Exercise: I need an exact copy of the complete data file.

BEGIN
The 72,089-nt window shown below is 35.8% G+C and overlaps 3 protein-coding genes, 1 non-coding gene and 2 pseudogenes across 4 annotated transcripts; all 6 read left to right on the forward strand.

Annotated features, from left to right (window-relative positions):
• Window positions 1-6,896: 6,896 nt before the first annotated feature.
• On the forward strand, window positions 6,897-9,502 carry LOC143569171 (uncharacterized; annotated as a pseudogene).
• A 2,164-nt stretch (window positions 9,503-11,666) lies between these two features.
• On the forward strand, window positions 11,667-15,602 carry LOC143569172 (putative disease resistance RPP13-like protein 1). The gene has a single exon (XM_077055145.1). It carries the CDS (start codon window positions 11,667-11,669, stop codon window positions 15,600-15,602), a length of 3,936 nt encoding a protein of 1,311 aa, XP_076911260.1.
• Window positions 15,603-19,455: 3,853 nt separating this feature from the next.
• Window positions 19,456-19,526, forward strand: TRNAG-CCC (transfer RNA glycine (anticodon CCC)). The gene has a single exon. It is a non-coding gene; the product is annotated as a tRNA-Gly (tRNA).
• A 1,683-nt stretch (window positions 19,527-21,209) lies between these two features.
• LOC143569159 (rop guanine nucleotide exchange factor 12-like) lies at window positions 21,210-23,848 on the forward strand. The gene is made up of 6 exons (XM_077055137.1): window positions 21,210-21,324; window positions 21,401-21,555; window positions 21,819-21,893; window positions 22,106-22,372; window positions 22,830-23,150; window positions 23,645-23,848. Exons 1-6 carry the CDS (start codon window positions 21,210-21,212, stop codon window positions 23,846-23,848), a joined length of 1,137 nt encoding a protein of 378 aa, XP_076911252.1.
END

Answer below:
The 72,089-nt window shown below is 35.8% G+C and overlaps 3 protein-coding genes, 1 non-coding gene and 2 pseudogenes across 4 annotated transcripts; all 6 read left to right on the forward strand.

Annotated features, from left to right (window-relative positions):
• Window positions 1-6,896: 6,896 nt before the first annotated feature.
• On the forward strand, window positions 6,897-9,502 carry LOC143569171 (uncharacterized; annotated as a pseudogene).
• A 2,164-nt stretch (window positions 9,503-11,666) lies between these two features.
• On the forward strand, window positions 11,667-15,602 carry LOC143569172 (putative disease resistance RPP13-like protein 1). The gene has a single exon (XM_077055145.1). It carries the CDS (start codon window positions 11,667-11,669, stop codon window positions 15,600-15,602), a length of 3,936 nt encoding a protein of 1,311 aa, XP_076911260.1.
• Window positions 15,603-19,455: 3,853 nt separating this feature from the next.
• Window positions 19,456-19,526, forward strand: TRNAG-CCC (transfer RNA glycine (anticodon CCC)). The gene has a single exon. It is a non-coding gene; the product is annotated as a tRNA-Gly (tRNA).
• A 1,683-nt stretch (window positions 19,527-21,209) lies between these two features.
• LOC143569159 (rop guanine nucleotide exchange factor 12-like) lies at window positions 21,210-23,848 on the forward strand. The gene is made up of 6 exons (XM_077055137.1): window positions 21,210-21,324; window positions 21,401-21,555; window positions 21,819-21,893; window positions 22,106-22,372; window positions 22,830-23,150; window positions 23,645-23,848. Exons 1-6 carry the CDS (start codon window positions 21,210-21,212, stop codon window positions 23,846-23,848), a joined length of 1,137 nt encoding a protein of 378 aa, XP_076911252.1.